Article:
Copycats. This is a word that no one ever wants to hear being used to describe themselves. Doled out as an attack on one’s character, this kindergarten insult has found its way into the startup world, if Wild Digital Southeast Asia 2022 was anything to go by.
During the digital conference held in September, various entrepreneurs and investors spoke on copycat startups, a term used to refer to businesses that seemingly base their ideas off pre-existing ones.
While it doesn’t sound like a bad thing, the connotation of the phrase is pretty clear—it means that the startup under question lacks originality.
But how important is originality even, when some of the biggest companies in our regions are, no offence, copycats by definition? With that in mind, perhaps being called a copycat isn’t a bad thing in the first place.
And you don’t even have to take my word for it. Instead, take it from the people who actually invest in local startups.
Copycat startups help the economy
“Most, if not all, of our ecosystem’s current returns in Southeast Asia are copycats,” said Jeffrey Paine, the managing partner and co-founder at Singapore-based Golden Gate Ventures. “Nothing wrong with that.”
In fact, Ben Lim, the founder and CEO of NEXEA Venture Capital, even said that he understands copycat startups to be a “good thing” overall.
After all, investing in copycat startups is a norm on a global scale, too.
“In the US, Lyft exists with Uber,” Ben pointed out. “In Southeast Asia, we have Grab, Gojek, and airasia competing for the super app market. It would be monopolistic to say that only one of them can do what they do, and it will be very bad for consumers as well.”
He continued, “If VCs are willing to invest, the market is usually big enough for a few players, at least!”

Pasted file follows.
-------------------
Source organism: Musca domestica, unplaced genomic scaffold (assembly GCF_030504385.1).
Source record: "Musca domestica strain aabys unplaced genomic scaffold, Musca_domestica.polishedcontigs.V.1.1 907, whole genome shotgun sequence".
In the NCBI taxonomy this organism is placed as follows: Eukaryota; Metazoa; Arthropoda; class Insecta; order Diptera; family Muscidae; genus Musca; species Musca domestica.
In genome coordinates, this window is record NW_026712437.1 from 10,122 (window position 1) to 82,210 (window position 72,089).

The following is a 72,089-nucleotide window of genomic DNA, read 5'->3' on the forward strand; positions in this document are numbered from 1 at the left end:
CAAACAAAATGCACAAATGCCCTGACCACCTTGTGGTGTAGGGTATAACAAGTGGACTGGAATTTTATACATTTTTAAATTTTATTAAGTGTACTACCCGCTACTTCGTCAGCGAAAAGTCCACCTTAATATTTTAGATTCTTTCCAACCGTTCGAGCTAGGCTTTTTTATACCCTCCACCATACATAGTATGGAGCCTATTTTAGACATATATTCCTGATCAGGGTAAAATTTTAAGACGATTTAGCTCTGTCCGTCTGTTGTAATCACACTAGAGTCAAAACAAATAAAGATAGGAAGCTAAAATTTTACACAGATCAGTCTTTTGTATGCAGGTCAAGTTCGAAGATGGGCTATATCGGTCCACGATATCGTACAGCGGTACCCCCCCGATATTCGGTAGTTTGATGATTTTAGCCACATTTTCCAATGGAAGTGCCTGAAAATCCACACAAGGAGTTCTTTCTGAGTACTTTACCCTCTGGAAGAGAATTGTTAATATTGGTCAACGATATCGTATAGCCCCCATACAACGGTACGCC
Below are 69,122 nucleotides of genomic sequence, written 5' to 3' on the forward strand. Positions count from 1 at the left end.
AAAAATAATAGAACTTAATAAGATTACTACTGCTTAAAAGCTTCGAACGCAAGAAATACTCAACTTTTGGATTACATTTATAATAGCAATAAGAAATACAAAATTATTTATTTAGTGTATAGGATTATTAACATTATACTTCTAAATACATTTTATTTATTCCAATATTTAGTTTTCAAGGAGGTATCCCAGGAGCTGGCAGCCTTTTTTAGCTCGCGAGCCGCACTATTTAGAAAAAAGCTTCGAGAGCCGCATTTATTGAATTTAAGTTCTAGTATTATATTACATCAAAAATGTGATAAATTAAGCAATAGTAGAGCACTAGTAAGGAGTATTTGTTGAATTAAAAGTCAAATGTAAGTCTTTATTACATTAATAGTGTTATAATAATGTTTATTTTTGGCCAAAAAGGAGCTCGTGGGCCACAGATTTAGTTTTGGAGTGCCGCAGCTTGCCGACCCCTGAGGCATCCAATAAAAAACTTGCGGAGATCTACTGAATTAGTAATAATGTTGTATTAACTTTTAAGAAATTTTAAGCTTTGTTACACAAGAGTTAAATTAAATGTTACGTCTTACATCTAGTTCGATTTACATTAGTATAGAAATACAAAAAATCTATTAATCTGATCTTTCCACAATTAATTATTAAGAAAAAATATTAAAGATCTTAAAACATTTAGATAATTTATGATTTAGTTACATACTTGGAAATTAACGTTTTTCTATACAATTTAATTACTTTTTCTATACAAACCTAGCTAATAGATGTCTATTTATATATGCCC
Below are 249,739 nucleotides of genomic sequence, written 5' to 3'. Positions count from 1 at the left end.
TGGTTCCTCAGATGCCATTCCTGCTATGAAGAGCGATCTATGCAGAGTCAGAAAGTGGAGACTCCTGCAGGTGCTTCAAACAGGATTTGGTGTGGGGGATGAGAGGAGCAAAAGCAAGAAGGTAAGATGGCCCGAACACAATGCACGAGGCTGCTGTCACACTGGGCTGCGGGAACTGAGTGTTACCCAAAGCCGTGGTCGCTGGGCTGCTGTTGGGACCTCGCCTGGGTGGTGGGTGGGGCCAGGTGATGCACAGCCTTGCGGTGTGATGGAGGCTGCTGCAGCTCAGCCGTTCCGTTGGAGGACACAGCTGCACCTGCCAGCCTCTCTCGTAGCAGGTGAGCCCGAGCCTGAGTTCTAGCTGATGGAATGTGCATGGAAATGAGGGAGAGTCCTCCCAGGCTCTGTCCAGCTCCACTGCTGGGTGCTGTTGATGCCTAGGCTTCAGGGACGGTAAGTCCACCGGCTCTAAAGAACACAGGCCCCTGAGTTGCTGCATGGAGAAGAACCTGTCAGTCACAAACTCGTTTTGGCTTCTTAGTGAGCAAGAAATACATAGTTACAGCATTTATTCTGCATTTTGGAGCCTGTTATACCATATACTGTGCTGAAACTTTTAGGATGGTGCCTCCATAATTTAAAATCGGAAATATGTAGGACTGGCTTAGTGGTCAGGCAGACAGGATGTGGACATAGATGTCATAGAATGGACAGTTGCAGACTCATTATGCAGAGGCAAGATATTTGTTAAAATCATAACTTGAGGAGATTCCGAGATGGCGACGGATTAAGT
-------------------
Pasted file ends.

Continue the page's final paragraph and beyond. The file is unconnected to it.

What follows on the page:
The team at OSK Ventures, a Malaysia-based investment holding company, also agree.
“With each startup that launches, the ecosystem is able to grow, benefiting the stakeholders (team members, customers, suppliers) by enabling them with more choices and increased exposure to a new product, service, or technology,” they said.
Plus, there’s the fact that investing in copycat startups is safer because there’s already market validation. Furthermore, leaders of such startups can also look to their predecessors and learn from their mistakes.
Taking the cue from abroad
While Ben and OSK Ventures have explained why multiples of a certain idea or type of startup within a local market are beneficial, what about startups that copy ideas from abroad?
Well, these investors believe that’s totally fine, too.
This is because startups tend to have geographical barriers or even cultural ones, which may prohibit them from entering a market. Because of that, we’ll end up having a gap in the said market.
Entrepreneurs who notice that gap will naturally want to fill it, which may result in a “copycat” startup.
“It’s not a bad thing to produce copycat startups because every market in every country has its needs, and there will always be an entrepreneur that will fulfil those needs,” Ben explained. “They are in fact doing a service to improve the lives of those in their own markets.”